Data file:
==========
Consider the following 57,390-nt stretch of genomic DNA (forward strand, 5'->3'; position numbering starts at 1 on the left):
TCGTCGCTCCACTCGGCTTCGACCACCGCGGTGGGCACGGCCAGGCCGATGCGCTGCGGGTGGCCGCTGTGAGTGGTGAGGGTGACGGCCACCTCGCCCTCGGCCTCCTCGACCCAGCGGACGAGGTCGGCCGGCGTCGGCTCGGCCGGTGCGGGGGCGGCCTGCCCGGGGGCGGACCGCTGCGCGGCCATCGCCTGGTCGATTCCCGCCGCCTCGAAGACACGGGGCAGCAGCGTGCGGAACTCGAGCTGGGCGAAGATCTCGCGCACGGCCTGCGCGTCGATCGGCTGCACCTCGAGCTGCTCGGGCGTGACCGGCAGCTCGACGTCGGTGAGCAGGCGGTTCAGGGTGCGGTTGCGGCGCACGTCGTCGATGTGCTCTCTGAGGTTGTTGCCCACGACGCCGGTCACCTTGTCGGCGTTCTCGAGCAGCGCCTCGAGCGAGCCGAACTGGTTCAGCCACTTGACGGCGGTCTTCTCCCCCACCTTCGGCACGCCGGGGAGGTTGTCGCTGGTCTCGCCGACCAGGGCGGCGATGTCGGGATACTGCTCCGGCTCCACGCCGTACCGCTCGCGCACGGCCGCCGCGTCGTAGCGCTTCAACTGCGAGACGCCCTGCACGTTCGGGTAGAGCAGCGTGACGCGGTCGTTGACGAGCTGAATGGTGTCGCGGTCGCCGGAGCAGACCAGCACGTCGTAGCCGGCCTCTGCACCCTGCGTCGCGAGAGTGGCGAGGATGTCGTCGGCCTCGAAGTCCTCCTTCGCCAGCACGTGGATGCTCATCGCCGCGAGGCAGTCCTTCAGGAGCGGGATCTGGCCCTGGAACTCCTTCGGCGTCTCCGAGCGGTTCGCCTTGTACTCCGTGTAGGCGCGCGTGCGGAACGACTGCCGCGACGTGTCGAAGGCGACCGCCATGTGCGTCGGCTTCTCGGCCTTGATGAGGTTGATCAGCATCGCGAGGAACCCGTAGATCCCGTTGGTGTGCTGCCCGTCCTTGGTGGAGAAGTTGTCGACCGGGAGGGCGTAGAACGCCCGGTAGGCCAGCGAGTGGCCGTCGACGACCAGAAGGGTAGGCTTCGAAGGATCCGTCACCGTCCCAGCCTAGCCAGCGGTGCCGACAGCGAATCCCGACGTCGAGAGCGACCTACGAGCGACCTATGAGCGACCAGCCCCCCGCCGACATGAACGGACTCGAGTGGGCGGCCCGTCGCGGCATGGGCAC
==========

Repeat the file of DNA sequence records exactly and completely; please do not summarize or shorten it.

Consider the following 57,390-nt stretch of genomic DNA (forward strand, 5'->3'; position numbering starts at 1 on the left):
TCGTCGCTCCACTCGGCTTCGACCACCGCGGTGGGCACGGCCAGGCCGATGCGCTGCGGGTGGCCGCTGTGAGTGGTGAGGGTGACGGCCACCTCGCCCTCGGCCTCCTCGACCCAGCGGACGAGGTCGGCCGGCGTCGGCTCGGCCGGTGCGGGGGCGGCCTGCCCGGGGGCGGACCGCTGCGCGGCCATCGCCTGGTCGATTCCCGCCGCCTCGAAGACACGGGGCAGCAGCGTGCGGAACTCGAGCTGGGCGAAGATCTCGCGCACGGCCTGCGCGTCGATCGGCTGCACCTCGAGCTGCTCGGGCGTGACCGGCAGCTCGACGTCGGTGAGCAGGCGGTTCAGGGTGCGGTTGCGGCGCACGTCGTCGATGTGCTCTCTGAGGTTGTTGCCCACGACGCCGGTCACCTTGTCGGCGTTCTCGAGCAGCGCCTCGAGCGAGCCGAACTGGTTCAGCCACTTGACGGCGGTCTTCTCCCCCACCTTCGGCACGCCGGGGAGGTTGTCGCTGGTCTCGCCGACCAGGGCGGCGATGTCGGGATACTGCTCCGGCTCCACGCCGTACCGCTCGCGCACGGCCGCCGCGTCGTAGCGCTTCAACTGCGAGACGCCCTGCACGTTCGGGTAGAGCAGCGTGACGCGGTCGTTGACGAGCTGAATGGTGTCGCGGTCGCCGGAGCAGACCAGCACGTCGTAGCCGGCCTCTGCACCCTGCGTCGCGAGAGTGGCGAGGATGTCGTCGGCCTCGAAGTCCTCCTTCGCCAGCACGTGGATGCTCATCGCCGCGAGGCAGTCCTTCAGGAGCGGGATCTGGCCCTGGAACTCCTTCGGCGTCTCCGAGCGGTTCGCCTTGTACTCCGTGTAGGCGCGCGTGCGGAACGACTGCCGCGACGTGTCGAAGGCGACCGCCATGTGCGTCGGCTTCTCGGCCTTGATGAGGTTGATCAGCATCGCGAGGAACCCGTAGATCCCGTTGGTGTGCTGCCCGTCCTTGGTGGAGAAGTTGTCGACCGGGAGGGCGTAGAACGCCCGGTAGGCCAGCGAGTGGCCGTCGACGACCAGAAGGGTAGGCTTCGAAGGATCCGTCACCGTCCCAGCCTAGCCAGCGGTGCCGACAGCGAATCCCGACGTCGAGAGCGACCTACGAGCGACCTATGAGCGACCAGCCCCCCGCCGACATGAACGGACTCGAGTGGGCGGCCCGTCGCGGCATGGGCAC